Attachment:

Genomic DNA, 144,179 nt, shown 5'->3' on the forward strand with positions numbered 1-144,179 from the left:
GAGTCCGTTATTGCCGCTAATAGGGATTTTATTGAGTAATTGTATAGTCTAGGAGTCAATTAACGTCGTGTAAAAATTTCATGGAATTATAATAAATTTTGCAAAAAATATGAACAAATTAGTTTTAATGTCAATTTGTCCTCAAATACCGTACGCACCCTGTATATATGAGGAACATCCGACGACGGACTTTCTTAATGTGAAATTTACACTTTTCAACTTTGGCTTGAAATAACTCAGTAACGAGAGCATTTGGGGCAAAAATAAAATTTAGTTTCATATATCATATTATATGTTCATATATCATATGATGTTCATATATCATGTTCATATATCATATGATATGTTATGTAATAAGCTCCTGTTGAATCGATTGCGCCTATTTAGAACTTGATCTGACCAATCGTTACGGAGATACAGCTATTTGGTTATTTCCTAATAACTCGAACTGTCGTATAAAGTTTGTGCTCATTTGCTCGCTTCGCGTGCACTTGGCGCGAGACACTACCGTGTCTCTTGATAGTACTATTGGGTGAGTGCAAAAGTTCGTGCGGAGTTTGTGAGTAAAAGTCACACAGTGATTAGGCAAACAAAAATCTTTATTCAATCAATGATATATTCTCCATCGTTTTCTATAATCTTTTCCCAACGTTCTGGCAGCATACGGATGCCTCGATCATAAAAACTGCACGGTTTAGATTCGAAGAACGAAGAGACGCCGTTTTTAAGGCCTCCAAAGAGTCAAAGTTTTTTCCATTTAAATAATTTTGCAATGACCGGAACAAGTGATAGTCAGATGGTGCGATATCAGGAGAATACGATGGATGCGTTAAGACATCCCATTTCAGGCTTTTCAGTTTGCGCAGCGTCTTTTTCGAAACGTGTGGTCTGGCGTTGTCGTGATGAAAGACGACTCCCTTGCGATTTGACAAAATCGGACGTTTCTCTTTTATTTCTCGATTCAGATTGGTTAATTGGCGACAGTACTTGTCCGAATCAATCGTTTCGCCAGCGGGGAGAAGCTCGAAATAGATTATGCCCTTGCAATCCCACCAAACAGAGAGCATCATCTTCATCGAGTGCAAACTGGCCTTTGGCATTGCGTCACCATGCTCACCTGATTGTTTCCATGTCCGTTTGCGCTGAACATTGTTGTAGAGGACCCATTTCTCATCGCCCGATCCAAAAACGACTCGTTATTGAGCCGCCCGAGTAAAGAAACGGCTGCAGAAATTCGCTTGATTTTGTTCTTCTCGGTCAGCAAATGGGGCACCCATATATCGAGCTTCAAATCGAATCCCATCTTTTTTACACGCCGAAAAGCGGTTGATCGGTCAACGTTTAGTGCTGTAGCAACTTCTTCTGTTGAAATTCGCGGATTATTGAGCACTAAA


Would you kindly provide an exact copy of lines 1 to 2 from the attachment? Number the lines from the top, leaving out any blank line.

Genomic DNA, 144,179 nt, shown 5'->3' on the forward strand with positions numbered 1-144,179 from the left:
GAGTCCGTTATTGCCGCTAATAGGGATTTTATTGAGTAATTGTATAGTCTAGGAGTCAATTAACGTCGTGTAAAAATTTCATGGAATTATAATAAATTTTGCAAAAAATATGAACAAATTAGTTTTAATGTCAATTTGTCCTCAAATACCGTACGCACCCTGTATATATGAGGAACATCCGACGACGGACTTTCTTAATGTGAAATTTACACTTTTCAACTTTGGCTTGAAATAACTCAGTAACGAGAGCATTTGGGGCAAAAATAAAATTTAGTTTCATATATCATATTATATGTTCATATATCATATGATGTTCATATATCATGTTCATATATCATATGATATGTTATGTAATAAGCTCCTGTTGAATCGATTGCGCCTATTTAGAACTTGATCTGACCAATCGTTACGGAGATACAGCTATTTGGTTATTTCCTAATAACTCGAACTGTCGTATAAAGTTTGTGCTCATTTGCTCGCTTCGCGTGCACTTGGCGCGAGACACTACCGTGTCTCTTGATAGTACTATTGGGTGAGTGCAAAAGTTCGTGCGGAGTTTGTGAGTAAAAGTCACACAGTGATTAGGCAAACAAAAATCTTTATTCAATCAATGATATATTCTCCATCGTTTTCTATAATCTTTTCCCAACGTTCTGGCAGCATACGGATGCCTCGATCATAAAAACTGCACGGTTTAGATTCGAAGAACGAAGAGACGCCGTTTTTAAGGCCTCCAAAGAGTCAAAGTTTTTTCCATTTAAATAATTTTGCAATGACCGGAACAAGTGATAGTCAGATGGTGCGATATCAGGAGAATACGATGGATGCGTTAAGACATCCCATTTCAGGCTTTTCAGTTTGCGCAGCGTCTTTTTCGAAACGTGTGGTCTGGCGTTGTCGTGATGAAAGACGACTCCCTTGCGATTTGACAAAATCGGACGTTTCTCTTTTATTTCTCGATTCAGATTGGTTAATTGGCGACAGTACTTGTCCGAATCAATCGTTTCGCCAGCGGGGAGAAGCTCGAAATAGATTATGCCCTTGCAATCCCACCAAACAGAGAGCATCATCTTCATCGAGTGCAAACTGGCCTTTGGCATTGCGTCACCATGCTCACCTGATTGTTTCCATGTCCGTTTGCGCTGAACATTGTTGTAGAGGACCCATTTCTCATCGCCCGATCCAAAAACGACTCGTTATTGAGCCGCCCGAGTAAAGAAACGGCTGCAGAAATTCGCTTGATTTTGTTCTTCTCGGTCAGCAAATGGGGCACCCATATATCGAGCTTCAAATCGAATCCCATCTTTTTTACACGCCGAAAAGCGGTTGATCGGTCAACGTTTAGTGCTGTAGCAACTTCTTCTGTTGAAATTCGCGGATTATTGAGCACTAAA